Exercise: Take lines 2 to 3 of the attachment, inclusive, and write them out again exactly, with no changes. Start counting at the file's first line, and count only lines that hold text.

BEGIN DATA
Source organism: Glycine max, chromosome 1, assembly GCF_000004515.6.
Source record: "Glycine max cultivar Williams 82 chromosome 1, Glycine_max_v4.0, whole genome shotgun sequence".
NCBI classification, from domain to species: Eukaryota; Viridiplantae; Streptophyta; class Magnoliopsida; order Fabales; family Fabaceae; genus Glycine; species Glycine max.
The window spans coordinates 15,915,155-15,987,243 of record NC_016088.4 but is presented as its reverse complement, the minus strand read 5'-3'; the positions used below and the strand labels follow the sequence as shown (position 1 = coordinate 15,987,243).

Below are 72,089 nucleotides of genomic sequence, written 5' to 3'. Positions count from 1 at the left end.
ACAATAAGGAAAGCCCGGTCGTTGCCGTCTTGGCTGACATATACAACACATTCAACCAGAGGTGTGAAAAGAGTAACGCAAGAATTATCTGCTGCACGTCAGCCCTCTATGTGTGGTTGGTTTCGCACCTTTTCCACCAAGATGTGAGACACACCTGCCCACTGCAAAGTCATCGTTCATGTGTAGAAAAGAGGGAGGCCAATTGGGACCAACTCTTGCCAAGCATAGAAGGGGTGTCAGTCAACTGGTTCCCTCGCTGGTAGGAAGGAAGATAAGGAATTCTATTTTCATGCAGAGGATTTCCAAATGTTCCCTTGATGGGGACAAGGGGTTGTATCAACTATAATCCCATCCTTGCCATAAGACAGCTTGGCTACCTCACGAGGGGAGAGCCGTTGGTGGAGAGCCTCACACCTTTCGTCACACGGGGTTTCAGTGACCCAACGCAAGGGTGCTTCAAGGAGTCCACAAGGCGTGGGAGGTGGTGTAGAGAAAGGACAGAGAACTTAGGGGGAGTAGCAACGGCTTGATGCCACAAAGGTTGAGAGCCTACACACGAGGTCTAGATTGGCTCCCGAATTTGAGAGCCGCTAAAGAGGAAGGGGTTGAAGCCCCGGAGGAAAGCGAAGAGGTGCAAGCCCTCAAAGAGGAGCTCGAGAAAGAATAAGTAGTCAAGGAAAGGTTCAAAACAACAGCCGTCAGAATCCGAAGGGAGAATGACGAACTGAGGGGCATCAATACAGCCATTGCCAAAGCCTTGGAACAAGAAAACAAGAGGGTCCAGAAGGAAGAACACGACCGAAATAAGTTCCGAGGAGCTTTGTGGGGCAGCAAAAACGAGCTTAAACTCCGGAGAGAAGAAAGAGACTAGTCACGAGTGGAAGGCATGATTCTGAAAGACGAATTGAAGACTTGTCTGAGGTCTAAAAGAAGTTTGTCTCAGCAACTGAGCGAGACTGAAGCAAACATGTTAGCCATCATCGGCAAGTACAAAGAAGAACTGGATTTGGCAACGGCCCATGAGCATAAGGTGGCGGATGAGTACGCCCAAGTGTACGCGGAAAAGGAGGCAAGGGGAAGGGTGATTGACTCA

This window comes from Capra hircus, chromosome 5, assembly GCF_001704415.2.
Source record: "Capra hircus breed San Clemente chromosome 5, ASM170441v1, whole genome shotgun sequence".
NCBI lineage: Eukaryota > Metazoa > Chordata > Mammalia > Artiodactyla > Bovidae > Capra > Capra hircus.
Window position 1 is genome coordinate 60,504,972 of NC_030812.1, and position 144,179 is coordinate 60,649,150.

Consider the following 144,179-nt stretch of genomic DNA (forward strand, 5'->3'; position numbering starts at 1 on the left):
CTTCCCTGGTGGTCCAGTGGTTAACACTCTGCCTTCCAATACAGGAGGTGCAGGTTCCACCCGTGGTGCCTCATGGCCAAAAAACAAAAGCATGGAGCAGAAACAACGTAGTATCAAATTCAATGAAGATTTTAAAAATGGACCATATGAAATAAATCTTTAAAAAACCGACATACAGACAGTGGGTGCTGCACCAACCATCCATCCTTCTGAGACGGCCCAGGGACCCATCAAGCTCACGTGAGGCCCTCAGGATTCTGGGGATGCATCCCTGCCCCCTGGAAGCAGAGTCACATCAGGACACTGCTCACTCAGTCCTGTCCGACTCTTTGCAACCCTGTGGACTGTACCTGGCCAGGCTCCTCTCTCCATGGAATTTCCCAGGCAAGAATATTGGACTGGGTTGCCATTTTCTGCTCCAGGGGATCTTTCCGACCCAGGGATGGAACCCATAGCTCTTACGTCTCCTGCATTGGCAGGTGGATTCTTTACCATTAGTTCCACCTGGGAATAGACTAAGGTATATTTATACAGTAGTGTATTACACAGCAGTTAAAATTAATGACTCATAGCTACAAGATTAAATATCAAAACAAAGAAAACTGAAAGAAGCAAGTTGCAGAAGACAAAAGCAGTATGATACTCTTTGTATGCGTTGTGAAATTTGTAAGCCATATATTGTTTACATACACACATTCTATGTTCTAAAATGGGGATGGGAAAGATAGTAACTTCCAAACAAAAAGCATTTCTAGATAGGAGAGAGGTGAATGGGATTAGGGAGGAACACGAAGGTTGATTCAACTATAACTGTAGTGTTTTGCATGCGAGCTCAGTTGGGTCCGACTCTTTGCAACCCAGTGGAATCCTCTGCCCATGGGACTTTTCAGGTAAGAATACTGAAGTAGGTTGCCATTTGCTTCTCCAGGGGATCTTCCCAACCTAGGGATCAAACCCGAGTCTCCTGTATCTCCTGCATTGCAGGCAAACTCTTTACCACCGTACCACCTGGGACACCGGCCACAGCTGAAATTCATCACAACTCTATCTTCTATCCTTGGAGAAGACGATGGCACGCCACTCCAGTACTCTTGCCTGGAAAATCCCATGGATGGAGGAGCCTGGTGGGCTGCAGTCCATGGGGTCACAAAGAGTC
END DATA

Source record: "Glycine max cultivar Williams 82 chromosome 1, Glycine_max_v4.0, whole genome shotgun sequence".
NCBI classification, from domain to species: Eukaryota; Viridiplantae; Streptophyta; class Magnoliopsida; order Fabales; family Fabaceae; genus Glycine; species Glycine max.